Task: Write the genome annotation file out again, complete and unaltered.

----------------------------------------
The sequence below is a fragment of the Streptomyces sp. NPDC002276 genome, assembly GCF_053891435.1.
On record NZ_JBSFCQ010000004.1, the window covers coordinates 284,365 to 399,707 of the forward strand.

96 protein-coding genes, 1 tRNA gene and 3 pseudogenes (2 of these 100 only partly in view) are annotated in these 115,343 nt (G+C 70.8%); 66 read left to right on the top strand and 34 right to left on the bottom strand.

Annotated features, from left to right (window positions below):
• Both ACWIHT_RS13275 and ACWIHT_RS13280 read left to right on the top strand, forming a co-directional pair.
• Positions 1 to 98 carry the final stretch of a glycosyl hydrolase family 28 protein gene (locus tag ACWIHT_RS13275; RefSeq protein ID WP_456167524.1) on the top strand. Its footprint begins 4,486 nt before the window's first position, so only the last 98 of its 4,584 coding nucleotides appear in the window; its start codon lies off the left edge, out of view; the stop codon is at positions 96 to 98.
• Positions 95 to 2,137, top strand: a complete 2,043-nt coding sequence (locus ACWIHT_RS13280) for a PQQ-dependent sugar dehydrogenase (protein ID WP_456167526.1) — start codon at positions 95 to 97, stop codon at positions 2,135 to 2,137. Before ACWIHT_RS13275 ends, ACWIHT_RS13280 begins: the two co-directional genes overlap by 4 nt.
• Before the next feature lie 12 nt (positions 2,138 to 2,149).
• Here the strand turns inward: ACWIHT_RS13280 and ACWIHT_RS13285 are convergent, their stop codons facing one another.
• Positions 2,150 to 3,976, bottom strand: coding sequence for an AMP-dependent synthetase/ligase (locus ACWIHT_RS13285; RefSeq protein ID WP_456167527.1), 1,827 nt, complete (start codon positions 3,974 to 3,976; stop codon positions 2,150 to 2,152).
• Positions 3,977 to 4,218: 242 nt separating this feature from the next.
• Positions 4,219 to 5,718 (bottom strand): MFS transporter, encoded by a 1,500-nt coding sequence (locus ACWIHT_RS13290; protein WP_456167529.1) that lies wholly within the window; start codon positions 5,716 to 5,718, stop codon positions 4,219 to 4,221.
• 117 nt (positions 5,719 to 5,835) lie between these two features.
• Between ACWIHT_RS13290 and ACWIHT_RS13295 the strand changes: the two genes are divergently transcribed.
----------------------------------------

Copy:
The sequence below is a fragment of the Streptomyces sp. NPDC002276 genome, assembly GCF_053891435.1.
On record NZ_JBSFCQ010000004.1, the window covers coordinates 284,365 to 399,707 of the forward strand.

96 protein-coding genes, 1 tRNA gene and 3 pseudogenes (2 of these 100 only partly in view) are annotated in these 115,343 nt (G+C 70.8%); 66 read left to right on the top strand and 34 right to left on the bottom strand.

Annotated features, from left to right (window positions below):
• Both ACWIHT_RS13275 and ACWIHT_RS13280 read left to right on the top strand, forming a co-directional pair.
• Positions 1 to 98 carry the final stretch of a glycosyl hydrolase family 28 protein gene (locus tag ACWIHT_RS13275; RefSeq protein ID WP_456167524.1) on the top strand. Its footprint begins 4,486 nt before the window's first position, so only the last 98 of its 4,584 coding nucleotides appear in the window; its start codon lies off the left edge, out of view; the stop codon is at positions 96 to 98.
• Positions 95 to 2,137, top strand: a complete 2,043-nt coding sequence (locus ACWIHT_RS13280) for a PQQ-dependent sugar dehydrogenase (protein ID WP_456167526.1) — start codon at positions 95 to 97, stop codon at positions 2,135 to 2,137. Before ACWIHT_RS13275 ends, ACWIHT_RS13280 begins: the two co-directional genes overlap by 4 nt.
• Before the next feature lie 12 nt (positions 2,138 to 2,149).
• Here the strand turns inward: ACWIHT_RS13280 and ACWIHT_RS13285 are convergent, their stop codons facing one another.
• Positions 2,150 to 3,976, bottom strand: coding sequence for an AMP-dependent synthetase/ligase (locus ACWIHT_RS13285; RefSeq protein ID WP_456167527.1), 1,827 nt, complete (start codon positions 3,974 to 3,976; stop codon positions 2,150 to 2,152).
• Positions 3,977 to 4,218: 242 nt separating this feature from the next.
• Positions 4,219 to 5,718 (bottom strand): MFS transporter, encoded by a 1,500-nt coding sequence (locus ACWIHT_RS13290; protein WP_456167529.1) that lies wholly within the window; start codon positions 5,716 to 5,718, stop codon positions 4,219 to 4,221.
• 117 nt (positions 5,719 to 5,835) lie between these two features.
• Between ACWIHT_RS13290 and ACWIHT_RS13295 the strand changes: the two genes are divergently transcribed.